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Wembley finals, M25 chaos and rail works: How to survive the busiest May bank holiday weekend ever

A sweltering bank holiday weekend is set to be the busiest for drivers on record.
A sweltering bank holiday weekend is set to be the busiest for drivers on record.

More than 20m leisure journeys are expected to be made in the coming days, marking the busiest late May bank holiday weekend since 2019.

Drivers have been warned not to travel before 6pm on Friday, when more than 4m journeys are planned at the beginning of half term for many UK schools.

Traffic volumes are expected to stay high throughout the long weekend, with 3.7m trips on Saturday and 3.4m trips on Sunday and Monday.

Other modes of transport including plane and rail will also likely be busier than usual, boosted by the FA Cup and play off finals at Wembley.

Engineering works are taking place across the UK, disrupting some train operators.


On Saturday, road traffic is expected to peak between 3pm and 6pm, with motorists advised to start their journeys as early as possible in the day.


The warmest areas will be the busiest, with transport analytics specialist INRIX forecasting routes from cities to coasts to have some of the worst delays.

In the middle of the day, the M5 southbound, a major holday route, is likely to suffer major hold-ups with journeys on a 45 mile stretch between J16 north of Bristol and J25 for Taunton in Somerset expected to take more than an hour longer than usual.

Congestion is also forecast on the M25 anticlockwise towards the M23, the A14 eastbound towards the east coast, as well as the M3 and A34.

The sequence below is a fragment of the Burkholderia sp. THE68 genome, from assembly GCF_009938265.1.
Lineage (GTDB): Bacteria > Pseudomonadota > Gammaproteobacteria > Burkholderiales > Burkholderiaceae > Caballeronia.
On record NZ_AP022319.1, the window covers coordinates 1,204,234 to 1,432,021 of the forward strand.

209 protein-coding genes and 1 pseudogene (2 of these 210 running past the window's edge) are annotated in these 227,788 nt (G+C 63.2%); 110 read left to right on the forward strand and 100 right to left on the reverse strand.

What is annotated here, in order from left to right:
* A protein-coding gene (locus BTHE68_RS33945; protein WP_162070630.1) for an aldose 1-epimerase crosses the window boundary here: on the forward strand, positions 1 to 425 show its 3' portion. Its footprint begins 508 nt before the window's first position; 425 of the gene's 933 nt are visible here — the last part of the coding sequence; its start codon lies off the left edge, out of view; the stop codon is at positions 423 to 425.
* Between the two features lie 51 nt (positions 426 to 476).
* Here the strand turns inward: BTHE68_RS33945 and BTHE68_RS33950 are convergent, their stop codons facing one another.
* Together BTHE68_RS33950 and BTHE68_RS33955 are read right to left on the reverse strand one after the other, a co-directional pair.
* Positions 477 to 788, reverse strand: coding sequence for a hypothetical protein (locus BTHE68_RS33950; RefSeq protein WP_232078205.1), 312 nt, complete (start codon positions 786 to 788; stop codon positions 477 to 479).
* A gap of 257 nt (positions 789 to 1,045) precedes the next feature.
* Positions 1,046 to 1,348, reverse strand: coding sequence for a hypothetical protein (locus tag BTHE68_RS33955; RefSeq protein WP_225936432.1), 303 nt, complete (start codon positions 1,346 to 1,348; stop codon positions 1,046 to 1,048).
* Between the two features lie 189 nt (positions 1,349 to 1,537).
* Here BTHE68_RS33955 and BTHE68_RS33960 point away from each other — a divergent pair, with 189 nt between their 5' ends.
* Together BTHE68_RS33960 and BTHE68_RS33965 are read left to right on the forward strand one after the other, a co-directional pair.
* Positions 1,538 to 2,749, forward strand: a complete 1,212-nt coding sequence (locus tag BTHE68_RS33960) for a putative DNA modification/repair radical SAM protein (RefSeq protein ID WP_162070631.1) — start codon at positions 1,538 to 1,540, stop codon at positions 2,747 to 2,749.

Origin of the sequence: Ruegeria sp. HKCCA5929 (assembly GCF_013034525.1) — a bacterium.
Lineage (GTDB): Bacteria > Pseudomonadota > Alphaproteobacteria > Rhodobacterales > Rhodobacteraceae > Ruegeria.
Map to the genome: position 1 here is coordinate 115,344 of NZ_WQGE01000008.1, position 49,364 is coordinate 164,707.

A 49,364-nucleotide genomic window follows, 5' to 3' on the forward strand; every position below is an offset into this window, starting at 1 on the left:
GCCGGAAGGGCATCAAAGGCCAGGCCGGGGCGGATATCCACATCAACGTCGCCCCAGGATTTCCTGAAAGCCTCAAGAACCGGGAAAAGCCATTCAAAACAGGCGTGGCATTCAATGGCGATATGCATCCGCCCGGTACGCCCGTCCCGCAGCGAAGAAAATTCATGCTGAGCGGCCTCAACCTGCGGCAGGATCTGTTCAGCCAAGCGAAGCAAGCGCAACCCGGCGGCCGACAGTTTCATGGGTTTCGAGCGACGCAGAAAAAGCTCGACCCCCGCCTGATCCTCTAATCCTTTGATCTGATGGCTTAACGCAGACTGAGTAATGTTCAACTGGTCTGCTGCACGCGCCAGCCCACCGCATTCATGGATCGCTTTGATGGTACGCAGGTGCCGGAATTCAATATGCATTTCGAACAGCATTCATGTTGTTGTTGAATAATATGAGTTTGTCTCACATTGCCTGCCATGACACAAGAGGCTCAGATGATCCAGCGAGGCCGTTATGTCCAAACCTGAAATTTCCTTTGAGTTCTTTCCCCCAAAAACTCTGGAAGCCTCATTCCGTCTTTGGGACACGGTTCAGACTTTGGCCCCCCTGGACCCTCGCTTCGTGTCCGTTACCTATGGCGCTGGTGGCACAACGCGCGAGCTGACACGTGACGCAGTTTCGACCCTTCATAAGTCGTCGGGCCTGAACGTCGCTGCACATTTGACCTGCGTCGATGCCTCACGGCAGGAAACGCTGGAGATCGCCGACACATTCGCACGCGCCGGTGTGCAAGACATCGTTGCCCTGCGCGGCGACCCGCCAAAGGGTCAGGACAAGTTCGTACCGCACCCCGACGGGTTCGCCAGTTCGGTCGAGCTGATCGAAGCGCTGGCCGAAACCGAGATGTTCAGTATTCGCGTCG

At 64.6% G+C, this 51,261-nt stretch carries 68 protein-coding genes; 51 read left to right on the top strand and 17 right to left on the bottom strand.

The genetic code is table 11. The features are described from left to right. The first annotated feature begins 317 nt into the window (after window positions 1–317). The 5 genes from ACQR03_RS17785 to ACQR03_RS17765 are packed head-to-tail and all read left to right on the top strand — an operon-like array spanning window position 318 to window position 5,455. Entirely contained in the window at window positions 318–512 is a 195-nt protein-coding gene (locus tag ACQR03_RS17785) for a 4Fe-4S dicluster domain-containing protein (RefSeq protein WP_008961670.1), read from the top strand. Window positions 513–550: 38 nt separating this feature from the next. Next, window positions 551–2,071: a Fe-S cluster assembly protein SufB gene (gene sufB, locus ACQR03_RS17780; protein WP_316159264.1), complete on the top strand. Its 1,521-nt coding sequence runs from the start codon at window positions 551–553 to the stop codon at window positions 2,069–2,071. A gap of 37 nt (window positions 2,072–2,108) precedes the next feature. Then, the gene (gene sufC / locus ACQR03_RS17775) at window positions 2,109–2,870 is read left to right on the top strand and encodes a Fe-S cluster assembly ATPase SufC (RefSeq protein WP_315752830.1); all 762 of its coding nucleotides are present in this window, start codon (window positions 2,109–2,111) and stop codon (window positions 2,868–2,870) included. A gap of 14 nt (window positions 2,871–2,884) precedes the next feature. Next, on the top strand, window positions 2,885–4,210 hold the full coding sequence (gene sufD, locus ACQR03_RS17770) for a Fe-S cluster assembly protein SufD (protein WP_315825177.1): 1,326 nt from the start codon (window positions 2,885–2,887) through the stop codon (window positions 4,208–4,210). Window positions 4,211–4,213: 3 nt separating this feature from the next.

Peaking on Friday, clockwise M25 is expected to again be the busiest route for traffic, with journeys between the M23 and M1 likely to nearly triple in duration.

RAC Breakdown spokesperson Alice Simpson said: “Our research suggests this weekend could be the busiest of the year so far on the roads, with millions of people embarking on getaway trips to make the most of the three days and, for those with school age children, the start of the half-term holiday.”

It comes after unprecedented closures between junctions nine and 11 on the M25 in March and early May caused severe disruption.


Britain’s railways will also experience some disruption as Network Rail shuts some intercity lines for engineering works. This could impact passengers travelling into London for Saturday and Sunday’s FA cup and play off final at Wembley.

Work is taking place between Saturday and Monday, and passengers have been advised to check National Rail or the nearest train operator’s website for the latest travel information. For updates, follow #MayRailWorks on X.

The projects include a refurbishment of a junction in north London, meaning services between Liverpool street and Enfield Town/Cheshunt will be disrupted between Sunday and Tuesday.

Major work around Crewe and Carlisle to improve drainage and lay new track will mean a reduced service on the West Coast Main Line, which runs from London-Manchester-Glasgow, on all three days of the bank holiday.

Fortunately, no strikes are forecast this time.


Flying won’t save you from this weekends carnage.

Some 2.1m seats, equating to 11,959 flights, are scheduled to depart UK airports between Friday and Monday, according to the aviation analytics firm Cirium.

Across the weekend, departure numbers will be five per cent higher than the same dates in 2023 and around 92 per cent of pre-pandemic levels.

Heathrow will record the highest number, followed by Gatwick, Manchester, Stansted and Edinburgh. The most popular international destinations will be Dublin, Amsterdam, Palma, Alicante and Malaga.

Jon Fowler, London Stansted’s Chief Operating Officer, said:“With places not as busy as during the peak summer season and pleasant temperatures in many of the destinations we serve at this time of year, the spring half-term break is a popular time to get away.

“We’ve a busy week ahead so the advice as always is to allow good time for your journey to the airport and prepare for the security checks before leaving home to avoid any unnecessary delays.”